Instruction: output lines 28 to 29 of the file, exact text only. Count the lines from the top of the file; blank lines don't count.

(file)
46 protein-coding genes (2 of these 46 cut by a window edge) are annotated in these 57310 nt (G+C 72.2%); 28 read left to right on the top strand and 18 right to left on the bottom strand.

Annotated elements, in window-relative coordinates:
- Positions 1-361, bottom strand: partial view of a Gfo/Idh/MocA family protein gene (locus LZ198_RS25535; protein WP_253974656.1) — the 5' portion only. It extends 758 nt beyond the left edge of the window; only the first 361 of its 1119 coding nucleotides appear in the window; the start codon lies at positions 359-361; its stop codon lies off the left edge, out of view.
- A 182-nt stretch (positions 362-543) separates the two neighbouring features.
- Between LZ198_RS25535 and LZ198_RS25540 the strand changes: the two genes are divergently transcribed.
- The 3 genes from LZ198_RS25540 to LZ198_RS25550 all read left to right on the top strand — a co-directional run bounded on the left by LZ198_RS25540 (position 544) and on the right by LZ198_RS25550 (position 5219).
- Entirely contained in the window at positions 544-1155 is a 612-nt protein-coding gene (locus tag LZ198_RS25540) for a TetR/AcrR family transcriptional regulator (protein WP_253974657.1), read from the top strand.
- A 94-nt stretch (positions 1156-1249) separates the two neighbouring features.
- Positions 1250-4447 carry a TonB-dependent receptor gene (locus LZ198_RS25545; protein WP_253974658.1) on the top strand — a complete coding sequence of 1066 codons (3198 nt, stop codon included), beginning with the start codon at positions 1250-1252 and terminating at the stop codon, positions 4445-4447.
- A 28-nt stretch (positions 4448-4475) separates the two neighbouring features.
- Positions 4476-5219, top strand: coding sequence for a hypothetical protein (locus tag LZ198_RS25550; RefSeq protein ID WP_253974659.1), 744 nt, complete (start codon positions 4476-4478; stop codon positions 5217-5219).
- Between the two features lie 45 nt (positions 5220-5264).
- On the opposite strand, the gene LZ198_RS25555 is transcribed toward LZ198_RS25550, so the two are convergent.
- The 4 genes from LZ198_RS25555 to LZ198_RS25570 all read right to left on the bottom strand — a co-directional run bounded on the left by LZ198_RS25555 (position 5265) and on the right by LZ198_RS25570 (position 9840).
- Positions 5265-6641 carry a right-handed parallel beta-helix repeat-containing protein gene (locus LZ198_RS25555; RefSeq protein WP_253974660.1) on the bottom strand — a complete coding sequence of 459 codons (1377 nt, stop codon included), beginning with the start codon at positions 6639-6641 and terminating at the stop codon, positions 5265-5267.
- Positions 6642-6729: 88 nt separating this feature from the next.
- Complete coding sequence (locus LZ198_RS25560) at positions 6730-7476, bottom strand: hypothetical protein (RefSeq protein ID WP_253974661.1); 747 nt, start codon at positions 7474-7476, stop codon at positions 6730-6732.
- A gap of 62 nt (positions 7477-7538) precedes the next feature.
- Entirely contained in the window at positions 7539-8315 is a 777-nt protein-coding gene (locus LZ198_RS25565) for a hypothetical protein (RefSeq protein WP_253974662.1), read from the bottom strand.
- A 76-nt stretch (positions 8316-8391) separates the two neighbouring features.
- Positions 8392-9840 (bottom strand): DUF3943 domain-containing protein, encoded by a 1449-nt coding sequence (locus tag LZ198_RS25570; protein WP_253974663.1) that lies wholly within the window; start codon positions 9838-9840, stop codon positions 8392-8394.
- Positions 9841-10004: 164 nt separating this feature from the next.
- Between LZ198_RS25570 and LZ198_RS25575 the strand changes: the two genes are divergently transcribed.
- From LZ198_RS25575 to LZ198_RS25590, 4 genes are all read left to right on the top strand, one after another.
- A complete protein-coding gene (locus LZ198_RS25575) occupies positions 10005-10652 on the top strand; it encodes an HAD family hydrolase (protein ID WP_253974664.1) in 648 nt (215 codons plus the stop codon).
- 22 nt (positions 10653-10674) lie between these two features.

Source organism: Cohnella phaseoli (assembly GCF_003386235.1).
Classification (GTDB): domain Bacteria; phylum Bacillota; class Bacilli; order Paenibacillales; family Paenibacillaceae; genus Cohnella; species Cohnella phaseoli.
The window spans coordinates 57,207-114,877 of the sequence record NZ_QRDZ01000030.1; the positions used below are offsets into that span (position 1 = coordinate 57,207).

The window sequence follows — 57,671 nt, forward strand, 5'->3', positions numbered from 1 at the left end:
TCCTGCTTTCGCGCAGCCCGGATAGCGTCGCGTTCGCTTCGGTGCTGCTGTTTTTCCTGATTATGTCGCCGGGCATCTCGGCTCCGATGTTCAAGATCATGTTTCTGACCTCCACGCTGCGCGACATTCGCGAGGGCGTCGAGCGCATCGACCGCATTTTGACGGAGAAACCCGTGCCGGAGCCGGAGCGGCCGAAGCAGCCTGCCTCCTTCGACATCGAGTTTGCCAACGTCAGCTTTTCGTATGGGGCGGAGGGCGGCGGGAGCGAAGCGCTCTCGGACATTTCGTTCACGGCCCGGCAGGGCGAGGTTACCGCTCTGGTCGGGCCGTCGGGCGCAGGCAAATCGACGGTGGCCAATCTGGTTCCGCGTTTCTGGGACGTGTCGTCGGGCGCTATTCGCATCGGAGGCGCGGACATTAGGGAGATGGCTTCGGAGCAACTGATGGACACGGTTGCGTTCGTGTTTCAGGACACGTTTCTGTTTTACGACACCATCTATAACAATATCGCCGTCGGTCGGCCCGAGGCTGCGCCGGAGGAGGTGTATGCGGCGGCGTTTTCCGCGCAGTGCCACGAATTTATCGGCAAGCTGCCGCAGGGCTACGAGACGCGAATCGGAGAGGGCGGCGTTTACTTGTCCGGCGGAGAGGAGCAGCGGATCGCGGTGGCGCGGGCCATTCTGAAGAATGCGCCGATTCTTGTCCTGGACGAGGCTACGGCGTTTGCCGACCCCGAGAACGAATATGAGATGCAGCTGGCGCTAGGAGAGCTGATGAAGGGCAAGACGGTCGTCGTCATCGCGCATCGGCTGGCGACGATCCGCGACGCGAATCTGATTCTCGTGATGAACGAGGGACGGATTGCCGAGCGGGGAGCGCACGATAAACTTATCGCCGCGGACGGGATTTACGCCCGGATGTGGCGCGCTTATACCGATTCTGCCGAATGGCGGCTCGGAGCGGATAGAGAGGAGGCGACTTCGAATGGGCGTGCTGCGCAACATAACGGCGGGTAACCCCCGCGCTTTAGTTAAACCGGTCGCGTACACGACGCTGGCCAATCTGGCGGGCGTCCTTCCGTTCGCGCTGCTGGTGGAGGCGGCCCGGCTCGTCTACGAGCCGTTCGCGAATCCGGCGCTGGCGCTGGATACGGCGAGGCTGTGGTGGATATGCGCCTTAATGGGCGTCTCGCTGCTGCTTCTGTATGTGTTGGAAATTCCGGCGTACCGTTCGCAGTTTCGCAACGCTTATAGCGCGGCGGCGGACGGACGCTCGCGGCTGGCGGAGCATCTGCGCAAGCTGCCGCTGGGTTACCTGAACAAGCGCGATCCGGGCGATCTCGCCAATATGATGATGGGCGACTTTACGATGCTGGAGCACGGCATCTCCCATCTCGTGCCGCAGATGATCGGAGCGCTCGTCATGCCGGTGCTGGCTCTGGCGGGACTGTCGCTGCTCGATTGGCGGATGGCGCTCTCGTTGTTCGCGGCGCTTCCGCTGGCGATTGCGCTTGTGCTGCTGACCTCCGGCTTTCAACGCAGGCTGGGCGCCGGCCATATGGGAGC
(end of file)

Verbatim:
Classification (GTDB): domain Bacteria; phylum Bacillota; class Bacilli; order Paenibacillales; family Paenibacillaceae; genus Cohnella; species Cohnella phaseoli.
The window spans coordinates 57,207-114,877 of the sequence record NZ_QRDZ01000030.1; the positions used below are offsets into that span (position 1 = coordinate 57,207).